In February, I set myself a challenge: could I write a freestanding article about a work I really loved, send it to some friends, revise it as best I could, and then send it out to a journal? And could I do it in two weeks? (To understand this, you have to know that my neighbor had just busted out a 37-page piece in the space of about a week, and I was feeling a little competitive, not to mention curious about my own abilities.)
The two-week part turned out to be crazy (as everyone watching must already have known). But I did research and write that article, and I did send it out, revise it, and submit it. Next Saturday, it will have been out for a month, which in academia means that I've got anywhere from two to five months to wait for news--if the journal is a responsible one. If it's not, then in about five months I'll be writing to ask what the hell is going on. (But more deferentially.)
The weird thing was that once the article was done, other potential essays on related works began to emerge. (I'm sorry to be cagey about this, again; I can tell you about the project in detail if you contact me in the real world, but I don't feel good about discussing it specifically here.) And so I've set myself something of another challenge: can I research and write a book that I think is timely, as opposed to an historical work that maybe fifteen people will ever read?
Strangely enough, as I did the background reading for what will probably be the first body chapter of this project, I found myself feeling more and more ready to write an introduction in which I'd state some theoretical principles and survey the field into which I'm inserting myself--or, to be more accurate, the field in which I've been working for years and years but in which I'm now examining a different acre.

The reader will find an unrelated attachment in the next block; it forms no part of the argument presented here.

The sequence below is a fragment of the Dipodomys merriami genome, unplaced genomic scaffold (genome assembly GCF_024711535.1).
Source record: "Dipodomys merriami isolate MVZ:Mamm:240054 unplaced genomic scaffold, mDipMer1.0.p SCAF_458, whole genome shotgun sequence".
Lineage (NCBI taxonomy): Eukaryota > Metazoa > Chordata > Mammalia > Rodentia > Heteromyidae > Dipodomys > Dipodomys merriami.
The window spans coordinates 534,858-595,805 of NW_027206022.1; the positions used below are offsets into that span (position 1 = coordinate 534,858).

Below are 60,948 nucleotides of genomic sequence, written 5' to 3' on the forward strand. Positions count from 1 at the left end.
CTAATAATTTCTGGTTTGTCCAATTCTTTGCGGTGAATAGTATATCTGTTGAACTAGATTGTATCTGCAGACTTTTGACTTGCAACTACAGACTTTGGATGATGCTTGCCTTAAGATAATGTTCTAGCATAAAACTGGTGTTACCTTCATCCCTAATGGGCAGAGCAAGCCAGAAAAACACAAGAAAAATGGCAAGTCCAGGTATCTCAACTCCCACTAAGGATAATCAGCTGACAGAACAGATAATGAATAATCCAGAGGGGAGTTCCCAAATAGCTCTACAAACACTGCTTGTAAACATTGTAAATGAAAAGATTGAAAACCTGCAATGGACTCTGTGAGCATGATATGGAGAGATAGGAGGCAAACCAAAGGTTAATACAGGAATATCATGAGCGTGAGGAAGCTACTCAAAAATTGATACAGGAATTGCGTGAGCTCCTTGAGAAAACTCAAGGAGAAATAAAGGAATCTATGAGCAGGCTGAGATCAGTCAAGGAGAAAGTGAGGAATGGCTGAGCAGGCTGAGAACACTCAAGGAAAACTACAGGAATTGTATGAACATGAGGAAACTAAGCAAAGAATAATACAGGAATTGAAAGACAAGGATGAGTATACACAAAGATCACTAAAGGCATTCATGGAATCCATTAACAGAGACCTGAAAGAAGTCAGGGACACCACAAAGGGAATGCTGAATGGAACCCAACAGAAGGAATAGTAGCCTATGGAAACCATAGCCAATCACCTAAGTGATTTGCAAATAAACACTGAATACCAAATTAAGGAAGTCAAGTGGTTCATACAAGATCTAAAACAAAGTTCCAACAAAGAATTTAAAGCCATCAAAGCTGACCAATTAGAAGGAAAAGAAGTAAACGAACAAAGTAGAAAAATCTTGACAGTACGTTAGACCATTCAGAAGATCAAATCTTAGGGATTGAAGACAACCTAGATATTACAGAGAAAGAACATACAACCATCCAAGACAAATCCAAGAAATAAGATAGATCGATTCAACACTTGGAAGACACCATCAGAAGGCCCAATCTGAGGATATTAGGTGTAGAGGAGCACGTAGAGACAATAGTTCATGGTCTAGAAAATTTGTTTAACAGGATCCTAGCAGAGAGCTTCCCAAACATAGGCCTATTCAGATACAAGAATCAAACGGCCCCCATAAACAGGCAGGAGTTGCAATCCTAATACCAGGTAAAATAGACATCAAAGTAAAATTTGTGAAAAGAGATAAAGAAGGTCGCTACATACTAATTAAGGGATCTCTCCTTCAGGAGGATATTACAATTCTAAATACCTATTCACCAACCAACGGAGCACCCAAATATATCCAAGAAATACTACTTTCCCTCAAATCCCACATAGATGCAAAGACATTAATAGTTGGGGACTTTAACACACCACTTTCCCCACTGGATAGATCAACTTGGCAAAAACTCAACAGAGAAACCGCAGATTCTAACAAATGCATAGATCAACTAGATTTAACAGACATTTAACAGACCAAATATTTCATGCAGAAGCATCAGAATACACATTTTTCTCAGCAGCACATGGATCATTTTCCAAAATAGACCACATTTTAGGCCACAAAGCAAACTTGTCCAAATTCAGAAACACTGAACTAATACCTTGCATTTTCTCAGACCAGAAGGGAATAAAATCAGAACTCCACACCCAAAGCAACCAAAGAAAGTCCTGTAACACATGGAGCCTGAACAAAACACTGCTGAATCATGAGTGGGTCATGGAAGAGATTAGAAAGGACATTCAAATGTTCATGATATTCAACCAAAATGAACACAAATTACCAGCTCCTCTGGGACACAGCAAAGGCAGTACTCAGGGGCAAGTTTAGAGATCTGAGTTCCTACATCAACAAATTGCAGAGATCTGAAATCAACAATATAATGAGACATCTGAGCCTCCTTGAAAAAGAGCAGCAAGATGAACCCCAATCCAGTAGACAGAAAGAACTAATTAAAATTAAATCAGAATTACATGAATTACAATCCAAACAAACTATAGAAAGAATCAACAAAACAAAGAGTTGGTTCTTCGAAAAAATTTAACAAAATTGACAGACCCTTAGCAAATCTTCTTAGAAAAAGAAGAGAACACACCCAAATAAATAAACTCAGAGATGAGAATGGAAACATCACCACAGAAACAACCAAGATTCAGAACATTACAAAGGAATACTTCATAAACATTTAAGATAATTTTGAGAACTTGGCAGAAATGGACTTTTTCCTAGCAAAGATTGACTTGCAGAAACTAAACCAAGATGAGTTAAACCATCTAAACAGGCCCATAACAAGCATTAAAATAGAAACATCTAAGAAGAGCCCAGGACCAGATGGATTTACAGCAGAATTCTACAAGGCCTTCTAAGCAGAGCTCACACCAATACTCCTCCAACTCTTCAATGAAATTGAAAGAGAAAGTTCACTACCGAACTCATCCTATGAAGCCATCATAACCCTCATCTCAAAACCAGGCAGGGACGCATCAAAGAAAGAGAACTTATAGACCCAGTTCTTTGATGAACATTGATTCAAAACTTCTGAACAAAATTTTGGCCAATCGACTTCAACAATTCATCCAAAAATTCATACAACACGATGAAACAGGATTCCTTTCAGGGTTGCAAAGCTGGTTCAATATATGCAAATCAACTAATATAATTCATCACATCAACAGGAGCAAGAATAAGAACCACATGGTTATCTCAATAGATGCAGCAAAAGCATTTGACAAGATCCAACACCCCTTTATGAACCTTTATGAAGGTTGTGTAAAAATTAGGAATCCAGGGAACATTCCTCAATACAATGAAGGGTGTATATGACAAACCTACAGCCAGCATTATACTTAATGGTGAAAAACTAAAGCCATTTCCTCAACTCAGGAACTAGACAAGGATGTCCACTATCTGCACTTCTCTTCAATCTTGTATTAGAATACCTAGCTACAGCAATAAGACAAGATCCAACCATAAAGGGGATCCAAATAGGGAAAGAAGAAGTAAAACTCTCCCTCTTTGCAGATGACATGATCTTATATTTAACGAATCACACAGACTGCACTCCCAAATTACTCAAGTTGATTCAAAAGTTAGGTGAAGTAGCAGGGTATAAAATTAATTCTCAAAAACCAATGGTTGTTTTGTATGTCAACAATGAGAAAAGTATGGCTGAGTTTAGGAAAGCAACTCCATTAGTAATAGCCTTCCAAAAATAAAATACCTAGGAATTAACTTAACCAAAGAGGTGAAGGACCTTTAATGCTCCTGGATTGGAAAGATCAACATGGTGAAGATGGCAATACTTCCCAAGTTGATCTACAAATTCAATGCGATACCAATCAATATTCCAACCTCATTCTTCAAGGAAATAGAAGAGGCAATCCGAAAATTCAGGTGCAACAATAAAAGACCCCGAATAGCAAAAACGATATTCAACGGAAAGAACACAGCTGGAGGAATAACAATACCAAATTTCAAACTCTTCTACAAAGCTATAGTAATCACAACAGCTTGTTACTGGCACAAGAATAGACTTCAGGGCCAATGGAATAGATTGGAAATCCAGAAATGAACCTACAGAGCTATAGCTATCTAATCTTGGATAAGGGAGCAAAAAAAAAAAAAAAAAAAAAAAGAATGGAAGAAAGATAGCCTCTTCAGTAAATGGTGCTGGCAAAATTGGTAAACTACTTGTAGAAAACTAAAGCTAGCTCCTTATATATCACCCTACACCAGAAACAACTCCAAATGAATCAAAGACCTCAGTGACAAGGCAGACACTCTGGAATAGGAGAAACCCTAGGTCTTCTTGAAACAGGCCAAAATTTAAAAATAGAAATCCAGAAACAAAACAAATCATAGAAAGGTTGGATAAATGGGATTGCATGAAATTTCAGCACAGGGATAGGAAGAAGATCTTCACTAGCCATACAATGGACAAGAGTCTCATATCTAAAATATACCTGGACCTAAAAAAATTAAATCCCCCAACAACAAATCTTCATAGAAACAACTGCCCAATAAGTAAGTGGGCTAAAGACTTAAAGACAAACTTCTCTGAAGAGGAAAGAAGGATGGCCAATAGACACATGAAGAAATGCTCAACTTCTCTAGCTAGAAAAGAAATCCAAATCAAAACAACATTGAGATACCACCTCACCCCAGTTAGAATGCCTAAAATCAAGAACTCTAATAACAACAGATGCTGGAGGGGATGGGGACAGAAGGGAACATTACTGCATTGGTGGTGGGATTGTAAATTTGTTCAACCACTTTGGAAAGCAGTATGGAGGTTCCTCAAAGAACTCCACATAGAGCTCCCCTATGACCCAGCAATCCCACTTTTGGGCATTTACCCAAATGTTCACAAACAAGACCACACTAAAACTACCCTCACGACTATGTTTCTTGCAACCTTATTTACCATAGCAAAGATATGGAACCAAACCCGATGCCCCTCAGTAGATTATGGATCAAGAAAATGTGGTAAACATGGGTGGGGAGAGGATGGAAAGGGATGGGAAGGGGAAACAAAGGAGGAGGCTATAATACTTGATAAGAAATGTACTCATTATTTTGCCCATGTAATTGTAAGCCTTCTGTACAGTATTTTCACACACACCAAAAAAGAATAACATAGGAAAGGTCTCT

And today I find myself having a very familiar feeling: knowing that I have all the materials together for a piece of writing I need to do, but not wanting to write it. Wanting to do anything (intellectually speaking) but write it. Plus, the weather has suddenly gotten warm enough here that I have my kitchen windows and balcony door open and have been able to don my Moosewood t-shirt and my silver Birks (without socks!). So you know I want to go outside and endanger my skin for the first time this season.
But instead, with my belly full of omelet and avocado, I! will! write! Or, at the very least, assemble this week's worth of notes and thinking (which currently includes things like a list of crucial noun concepts: identification, projection, animation, performance, translation, relation, interpretation) and get ready for a week of busting out some prose.
Maybe I'll set up another challenge: can I write a book sitting outside in the sun? Maybe by the time the sun comes west enough to wrest my balcony out of shadow, I'll have decided. But actually I know: often, I'd rather be inside, but near an open window or door, than outside. Maybe I'm secretly a threshold person. And so I suspect that I will stay here at my desk, facing out my window, with breeze and birdsong coming through, for the better part of the afternoon.
And anyhow: my Canadian friend has just come by to report that in town, amateur punters are running into each other on the Cam--so good fun awaits me as a reward for industry.